Historical Society Pays Tribute to Jeanne D. Tyler; Receives $1M Gift

YOUNGSTOWN, Ohio – Nearly two years after her death and on what would have been her 97th birthday, Jeanne D. Tyler continues to give.

The Mahoning Valley Historical Society on Monday unveiled a portrait of the philanthropist, along with a $1 million gift her estate bequeathed to the organization, during a tribute ceremony at the Tyler Mahoning Valley History Center downtown.

“She’s ensuring our success into the future for many generations,” said Bill Lawson, executive director of society at a ceremony Monday.  “This is a great, important day for our historical society.”

Tyler, a tireless advocate of community service in the Mahoning Valley, died on Sept. 24, 2019, at age 95. In 2011, she contributed $500,000 as the lead gift to begin development of the Tyler History Center, and the new portrait now hangs in the center’s lobby.

Her $1 million gift will provide another $500,000 for operations and programs at the Tyler Center and another $500,000 to support programs at the Arms Family Museum of Local History along Wick Avenue, both owned by MVHS. 

“We are investing this into our endowment funds, so it’s perpetual,” Lawson said. “Jeanne was one of our greatest supporters in her lifetime.”

Attorney James H. Sisek, a longtime friend of Tyler’s, spoke of her lifelong passion for supporting endeavors such as historic preservation, animal charities, cultural institutions and quality of life projects.

“Jeanne was very interested in the preservation of Youngstown history,” he said. “She was just a real goer.  She always said that she wanted to ‘wear out, not rust out.’”

Throughout her life, Tyler contributed her time and money to institutions such as Youngstown State University, Mill Creek Park Fellows Riverside Gardens, Stambaugh Auditorium, Animal Welfare League of Trumbull County, Planned Parenthood Association of Youngstown, the Youngstown Hospital Association, the American Red Cross, and many other organizations.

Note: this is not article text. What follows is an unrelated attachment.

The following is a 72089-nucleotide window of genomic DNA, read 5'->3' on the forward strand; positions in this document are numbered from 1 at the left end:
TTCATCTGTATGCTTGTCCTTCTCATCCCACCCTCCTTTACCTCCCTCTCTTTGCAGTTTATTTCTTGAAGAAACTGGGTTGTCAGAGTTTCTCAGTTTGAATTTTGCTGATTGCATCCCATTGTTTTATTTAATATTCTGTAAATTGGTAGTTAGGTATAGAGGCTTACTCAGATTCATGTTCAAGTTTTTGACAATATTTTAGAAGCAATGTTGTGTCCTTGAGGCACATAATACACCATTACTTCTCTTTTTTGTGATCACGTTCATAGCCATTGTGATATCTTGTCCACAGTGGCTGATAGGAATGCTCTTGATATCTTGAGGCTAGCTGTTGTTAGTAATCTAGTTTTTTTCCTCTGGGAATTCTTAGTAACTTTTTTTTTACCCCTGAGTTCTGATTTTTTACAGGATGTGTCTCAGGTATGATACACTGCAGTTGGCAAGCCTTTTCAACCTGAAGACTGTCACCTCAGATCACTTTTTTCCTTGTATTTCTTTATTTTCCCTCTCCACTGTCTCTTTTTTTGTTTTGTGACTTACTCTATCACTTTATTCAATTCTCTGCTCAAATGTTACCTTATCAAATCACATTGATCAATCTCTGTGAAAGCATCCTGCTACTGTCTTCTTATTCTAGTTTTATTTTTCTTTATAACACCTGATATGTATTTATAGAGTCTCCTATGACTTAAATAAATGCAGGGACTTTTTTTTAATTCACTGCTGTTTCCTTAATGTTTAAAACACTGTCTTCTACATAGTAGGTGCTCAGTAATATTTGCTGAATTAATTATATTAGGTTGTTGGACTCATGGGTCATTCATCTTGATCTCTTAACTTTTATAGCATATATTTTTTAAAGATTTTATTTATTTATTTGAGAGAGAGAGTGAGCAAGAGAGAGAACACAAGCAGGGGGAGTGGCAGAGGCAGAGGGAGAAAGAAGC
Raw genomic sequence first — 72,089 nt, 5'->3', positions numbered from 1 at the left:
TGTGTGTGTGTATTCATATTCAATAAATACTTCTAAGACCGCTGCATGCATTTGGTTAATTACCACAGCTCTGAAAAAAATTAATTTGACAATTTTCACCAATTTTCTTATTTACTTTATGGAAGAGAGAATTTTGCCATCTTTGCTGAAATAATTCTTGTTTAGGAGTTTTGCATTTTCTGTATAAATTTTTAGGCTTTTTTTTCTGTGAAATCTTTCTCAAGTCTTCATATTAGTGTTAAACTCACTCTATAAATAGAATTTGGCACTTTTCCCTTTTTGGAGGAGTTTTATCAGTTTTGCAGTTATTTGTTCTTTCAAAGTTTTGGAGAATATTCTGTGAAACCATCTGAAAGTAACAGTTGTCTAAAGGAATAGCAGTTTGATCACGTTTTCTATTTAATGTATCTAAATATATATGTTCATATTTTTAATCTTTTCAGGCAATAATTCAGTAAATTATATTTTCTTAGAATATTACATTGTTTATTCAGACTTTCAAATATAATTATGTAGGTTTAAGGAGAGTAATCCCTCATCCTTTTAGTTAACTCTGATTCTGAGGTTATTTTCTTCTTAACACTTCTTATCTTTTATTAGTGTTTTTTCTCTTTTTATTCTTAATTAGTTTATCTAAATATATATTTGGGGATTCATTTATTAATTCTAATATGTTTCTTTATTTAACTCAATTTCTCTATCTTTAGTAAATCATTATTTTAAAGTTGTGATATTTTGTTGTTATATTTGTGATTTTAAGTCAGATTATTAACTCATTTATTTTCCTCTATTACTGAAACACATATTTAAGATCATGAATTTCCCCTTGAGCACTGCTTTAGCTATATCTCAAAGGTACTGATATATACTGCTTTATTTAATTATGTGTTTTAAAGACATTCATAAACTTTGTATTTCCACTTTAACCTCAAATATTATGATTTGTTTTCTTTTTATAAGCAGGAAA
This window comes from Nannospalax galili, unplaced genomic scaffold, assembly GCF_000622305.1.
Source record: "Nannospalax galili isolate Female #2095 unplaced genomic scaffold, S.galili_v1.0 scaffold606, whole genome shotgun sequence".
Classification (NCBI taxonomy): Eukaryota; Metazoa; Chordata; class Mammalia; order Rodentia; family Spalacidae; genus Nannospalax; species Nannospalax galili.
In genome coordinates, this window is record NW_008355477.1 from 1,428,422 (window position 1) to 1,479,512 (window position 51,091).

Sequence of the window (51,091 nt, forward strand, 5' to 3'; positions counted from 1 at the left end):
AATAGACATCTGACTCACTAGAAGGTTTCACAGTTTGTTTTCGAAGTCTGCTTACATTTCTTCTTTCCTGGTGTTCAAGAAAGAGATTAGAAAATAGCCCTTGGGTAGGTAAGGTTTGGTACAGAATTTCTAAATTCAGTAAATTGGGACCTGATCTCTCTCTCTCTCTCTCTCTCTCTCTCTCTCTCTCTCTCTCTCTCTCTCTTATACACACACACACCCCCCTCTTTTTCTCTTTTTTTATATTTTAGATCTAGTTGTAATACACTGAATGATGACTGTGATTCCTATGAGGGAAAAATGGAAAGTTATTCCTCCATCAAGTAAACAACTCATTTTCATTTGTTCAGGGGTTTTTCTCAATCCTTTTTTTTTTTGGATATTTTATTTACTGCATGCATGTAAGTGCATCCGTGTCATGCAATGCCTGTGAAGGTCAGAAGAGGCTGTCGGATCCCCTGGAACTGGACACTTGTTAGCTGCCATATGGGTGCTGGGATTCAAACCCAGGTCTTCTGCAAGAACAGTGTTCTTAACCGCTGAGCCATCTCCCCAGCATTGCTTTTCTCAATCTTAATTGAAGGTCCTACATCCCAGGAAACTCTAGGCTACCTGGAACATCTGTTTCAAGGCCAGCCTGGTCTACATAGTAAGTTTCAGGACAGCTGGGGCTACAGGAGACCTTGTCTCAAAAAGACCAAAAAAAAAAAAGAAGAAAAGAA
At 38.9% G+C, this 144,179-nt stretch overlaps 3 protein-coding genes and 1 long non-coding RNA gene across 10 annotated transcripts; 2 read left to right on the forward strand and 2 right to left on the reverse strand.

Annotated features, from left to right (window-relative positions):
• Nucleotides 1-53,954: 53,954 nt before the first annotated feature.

“She was just full of energy,” Sisek said.

Sunny Masters, Tyler’s cousin once removed, said she would be honored that her portrait now adorns the lobby of the Tyler Center. 

“Jeanne was like no other person I knew,” Masters recalled. “She was independent, forceful and had all of the Mahoning Valley at heart.  She always volunteered,and as a volunteer she always contributed and shared her thoughts.  And, she was almost always right.”

The Tyler Center is a special part of her legacy as it reflects her passion for preserving history, Masters said.  The center was opened in 2017 in the former Harry Burt building, where the Good Humor ice cream bar was invented.  The building was also the longtime home of the Ross Radio Co.

Masters said that Tyler felt the selection of the Burt Building was significant in that it presents a direct connection to the city’s past and is today a landmark in which residents of all ages can enjoy.

“Jeanne was a leader in thought and action,” Masters said. “She had influence and she knew how to get things done. “She never did anything for her own benefit. She was thoroughly invested in the Youngstown area.”

Exhibits at the center touch upon the Mahoning Valley’s first settlers, local sports, business and cultural gems, such as Idora Park.  Indeed, Tyler’s grandfather, Charles Deibel, once owned and managed the park for a number of years. 

Tyler, who also served as president of the Mahoning Valley Historical Society for 12 years, was “fully invested into this organization,” Lawson said.  

Lawson added Tyler also served as role model for executive leadership, and everyone in the Mahoning Valley benefits from her efforts today. 

“I can’t say enough about how important that was to me in my role at the Mahoning Valley Historical Society,” he said.

Pictured: Mahoning Valley Historical Society Executive Director Bill Lawson dedicates a portrait of long-time supporter Jeanne D. Tyler. Her estate recently bequeathed a $1 million gift to the society.

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